Confidentiality

Confidentiality

Lawyers are often required by law to keep confidential anything pertaining to the representation of a client. The duty of confidentiality is much broader than the attorney-client evidentiary privilege, which only covers communications between the attorney and the client.

Both the privilege and the duty serve the purpose of encouraging clients to speak frankly about their cases. This way, lawyers will be able to carry out their duty to provide clients with zealous representation. Otherwise, the opposing side may be able to surprise the lawyer in court with something which he did not know about his client, which may weaken the client's position. Also, a distrustful client might hide a relevant fact which he thinks is incriminating, but which a skilled lawyer could turn to the client's advantage (for example, by raising affirmative defenses like self-defense).

However, most jurisdictions have exceptions for situations where the lawyer has reason to believe that the client may kill or seriously injure someone, may cause substantial injury to the financial interest or property of another, or is using (or seeking to use) the lawyer's services to perpetrate a crime or fraud.

In such situations the lawyer has the discretion, but not the obligation, to disclose information designed to prevent the planned action. Most states have a version of this discretionary disclosure rule under Rules of Professional Conduct, Rule 1.6 (or its equivalent).

A few jurisdictions have made this traditionally discretionary duty mandatory. For example, see the New Jersey and Virginia Rules of Professional Conduct, Rule 1.6.

In some jurisdictions the lawyer must try to convince the client to conform his or her conduct to the boundaries of the law before disclosing any otherwise confidential information.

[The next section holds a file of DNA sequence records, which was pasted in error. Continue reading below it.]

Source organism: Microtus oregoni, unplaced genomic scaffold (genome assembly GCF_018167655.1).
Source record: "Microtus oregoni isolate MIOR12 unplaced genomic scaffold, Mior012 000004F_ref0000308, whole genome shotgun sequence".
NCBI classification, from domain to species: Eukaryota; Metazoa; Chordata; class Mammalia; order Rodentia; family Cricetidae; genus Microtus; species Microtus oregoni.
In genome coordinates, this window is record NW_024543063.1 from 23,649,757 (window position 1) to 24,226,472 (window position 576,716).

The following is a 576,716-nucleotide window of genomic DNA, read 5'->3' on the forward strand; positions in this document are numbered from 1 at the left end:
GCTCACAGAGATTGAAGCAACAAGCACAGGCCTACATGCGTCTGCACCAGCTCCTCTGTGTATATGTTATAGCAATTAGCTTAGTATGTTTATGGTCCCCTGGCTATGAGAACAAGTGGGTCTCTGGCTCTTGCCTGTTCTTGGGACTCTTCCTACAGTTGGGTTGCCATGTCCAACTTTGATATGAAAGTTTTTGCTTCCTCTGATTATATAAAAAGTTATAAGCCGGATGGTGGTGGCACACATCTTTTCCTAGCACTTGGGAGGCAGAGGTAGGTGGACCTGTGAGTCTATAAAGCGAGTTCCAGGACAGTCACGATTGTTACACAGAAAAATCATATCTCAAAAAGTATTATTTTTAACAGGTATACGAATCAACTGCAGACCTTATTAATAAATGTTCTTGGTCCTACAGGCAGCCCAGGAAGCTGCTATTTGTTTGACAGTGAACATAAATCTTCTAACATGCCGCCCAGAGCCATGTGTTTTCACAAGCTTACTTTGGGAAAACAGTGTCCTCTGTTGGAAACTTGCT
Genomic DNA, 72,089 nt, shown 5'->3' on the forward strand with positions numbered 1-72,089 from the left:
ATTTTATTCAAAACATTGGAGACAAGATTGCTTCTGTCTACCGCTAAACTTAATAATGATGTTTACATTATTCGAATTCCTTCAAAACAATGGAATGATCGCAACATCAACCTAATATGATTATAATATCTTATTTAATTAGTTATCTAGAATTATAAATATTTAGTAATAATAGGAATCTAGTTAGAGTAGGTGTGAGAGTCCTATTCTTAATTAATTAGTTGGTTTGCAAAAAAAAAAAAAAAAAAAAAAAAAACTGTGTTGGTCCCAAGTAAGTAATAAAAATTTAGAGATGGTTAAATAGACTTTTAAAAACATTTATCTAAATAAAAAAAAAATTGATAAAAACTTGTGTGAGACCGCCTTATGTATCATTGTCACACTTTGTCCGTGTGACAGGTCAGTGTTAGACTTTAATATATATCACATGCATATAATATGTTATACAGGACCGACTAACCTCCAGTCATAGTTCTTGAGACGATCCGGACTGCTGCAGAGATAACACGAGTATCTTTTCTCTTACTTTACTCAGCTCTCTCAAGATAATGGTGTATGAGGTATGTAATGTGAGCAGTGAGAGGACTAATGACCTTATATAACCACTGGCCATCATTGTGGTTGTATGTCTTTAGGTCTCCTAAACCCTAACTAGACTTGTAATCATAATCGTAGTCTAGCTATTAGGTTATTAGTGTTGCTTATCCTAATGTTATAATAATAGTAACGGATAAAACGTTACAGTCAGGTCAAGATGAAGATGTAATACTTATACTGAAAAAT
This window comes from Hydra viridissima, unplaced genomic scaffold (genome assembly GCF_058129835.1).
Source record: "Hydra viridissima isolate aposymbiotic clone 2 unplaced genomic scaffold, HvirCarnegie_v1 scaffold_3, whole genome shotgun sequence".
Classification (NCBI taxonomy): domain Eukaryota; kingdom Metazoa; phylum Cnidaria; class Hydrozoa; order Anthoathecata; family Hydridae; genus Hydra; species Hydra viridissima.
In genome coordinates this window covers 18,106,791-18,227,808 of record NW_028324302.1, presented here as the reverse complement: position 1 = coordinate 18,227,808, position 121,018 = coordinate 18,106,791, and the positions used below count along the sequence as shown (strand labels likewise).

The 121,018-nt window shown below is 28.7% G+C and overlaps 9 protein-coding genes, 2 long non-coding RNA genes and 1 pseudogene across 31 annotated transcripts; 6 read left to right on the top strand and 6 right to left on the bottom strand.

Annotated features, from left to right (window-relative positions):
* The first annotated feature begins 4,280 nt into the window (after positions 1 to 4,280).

Note that these exceptions generally do not cover crimes that have already occurred, even in extreme cases where murderers have confessed the location of missing bodies to their lawyers but the police are still looking for those bodies. The U.S. Supreme Court and many state supreme courts have affirmed the right of a lawyer to withhold information in such situations. Otherwise, it would be impossible for any criminal defendant to obtain a zealous defense.

California is famous for having one of the strongest duties of confidentiality in the world; its lawyers must protect client confidences at "every peril to himself or herself." Until an amendment in 2004, California lawyers were not even permitted to disclose that a client was about to commit murder.

Recent legislation in the UK curtails the confidentiality professionals like lawyers and accountants can maintain at the expense of the state. Accountants, for example, are required to disclose to the state any suspicions of fraudulent accounting and, even, the legitimate use of tax saving schemes if those schemes are not already known to the tax authorities.

Read more about ConfidentialityMedical Confidentiality, Clinical and Counseling Psychology

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